“We can’t rush these people. Time is a Western thing. It means nothing to them.”
Having already seen A War, I had a good idea of the raw realism to expect from Tobias Lindholm’s previous film, in which the small crew of a Danish cargo ship are captured by Somali pirates, but I still found myself unprepared for the relentless tension. A Hijacking unfolds at pace, and the sense of time becomes lost with frequent time jumps through a crisis that spans several months. We experience events largely from the perspectives of two people: the ship’s cook who unwillingly becomes the go-between with his captors; and the company CEO back home, struggling with the weight of negotiating a hostage release, yet unwilling to divest the responsibility. This allows us to understand the matter-of-fact strategic advice provided by the company’s expert advisor balanced against the crew’s increasing sense of abandonment. Of particular note is the strange camaraderie that grows between the crew and their captors as both groups are essentially stranded together at sea, hoping for the same resolution.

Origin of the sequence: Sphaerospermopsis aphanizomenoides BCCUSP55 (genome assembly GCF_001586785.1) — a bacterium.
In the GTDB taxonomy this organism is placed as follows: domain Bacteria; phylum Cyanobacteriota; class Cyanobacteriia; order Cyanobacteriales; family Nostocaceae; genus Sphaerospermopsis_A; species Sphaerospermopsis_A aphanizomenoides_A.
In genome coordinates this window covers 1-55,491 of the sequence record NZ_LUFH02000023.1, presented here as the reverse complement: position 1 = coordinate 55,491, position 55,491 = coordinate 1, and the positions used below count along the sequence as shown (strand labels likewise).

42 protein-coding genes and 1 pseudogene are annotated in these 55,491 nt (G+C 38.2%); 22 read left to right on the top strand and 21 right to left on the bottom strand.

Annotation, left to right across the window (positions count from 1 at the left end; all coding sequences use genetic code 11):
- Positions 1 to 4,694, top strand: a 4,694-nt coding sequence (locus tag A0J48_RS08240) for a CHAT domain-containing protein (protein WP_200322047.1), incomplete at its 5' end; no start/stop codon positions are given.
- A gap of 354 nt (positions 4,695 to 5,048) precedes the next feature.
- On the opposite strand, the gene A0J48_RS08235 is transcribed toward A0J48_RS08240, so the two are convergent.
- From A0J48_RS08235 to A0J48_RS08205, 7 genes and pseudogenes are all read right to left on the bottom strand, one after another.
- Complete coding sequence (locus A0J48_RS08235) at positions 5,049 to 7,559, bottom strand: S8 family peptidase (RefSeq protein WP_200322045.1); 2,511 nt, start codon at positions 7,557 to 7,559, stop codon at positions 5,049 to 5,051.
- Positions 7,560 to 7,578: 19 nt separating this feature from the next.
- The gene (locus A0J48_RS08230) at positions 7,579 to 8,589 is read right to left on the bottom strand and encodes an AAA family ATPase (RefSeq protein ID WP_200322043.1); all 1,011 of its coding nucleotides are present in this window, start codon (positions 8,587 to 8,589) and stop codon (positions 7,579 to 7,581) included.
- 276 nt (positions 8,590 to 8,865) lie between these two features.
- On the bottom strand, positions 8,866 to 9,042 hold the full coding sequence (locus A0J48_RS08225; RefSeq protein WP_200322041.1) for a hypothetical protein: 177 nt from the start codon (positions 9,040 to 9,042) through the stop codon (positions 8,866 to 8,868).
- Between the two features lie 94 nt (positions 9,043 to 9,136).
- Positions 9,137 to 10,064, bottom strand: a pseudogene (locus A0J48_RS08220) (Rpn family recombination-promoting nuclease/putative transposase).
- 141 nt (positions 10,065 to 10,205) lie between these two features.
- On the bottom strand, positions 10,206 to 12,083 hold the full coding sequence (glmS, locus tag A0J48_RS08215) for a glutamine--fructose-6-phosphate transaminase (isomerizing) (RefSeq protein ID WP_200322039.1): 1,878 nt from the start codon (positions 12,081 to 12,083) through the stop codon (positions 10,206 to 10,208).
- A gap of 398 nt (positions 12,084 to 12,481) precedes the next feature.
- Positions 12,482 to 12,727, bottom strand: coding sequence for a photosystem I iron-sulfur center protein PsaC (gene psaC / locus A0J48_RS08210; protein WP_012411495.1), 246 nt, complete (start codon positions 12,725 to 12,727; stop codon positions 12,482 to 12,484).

“You are more than just a weapon. You have a soul — a ghost. When we see our uniqueness as a virtue, only then will we find peace.”
Ghost in the Shell is a cultural phenomenon that has been adapted from the original manga into animated films and TV series, but its first live action feature comes from the USA rather than Japan. The result is undeniably visually stunning with extensive CGI bringing its future tech to life and illuminating it with colourful hues. Yet the franchise’s central question proves an apt analogy for the film: beneath the flawless exterior of this glossy shell there is no soul, no emotional weight. Accusations of Hollywood whitewashing are not resolved by the mere fact that Major’s mind is revealed to have come from an ethnically Japanese woman. If the film’s tacit suggestion is that the Western ideal of a “perfect” designer body would invariably look white, it fails to engage with this at all. The film’s most inspired casting is the legendary “Beat” Takeshi Kitano as Major’s boss, Aramaki.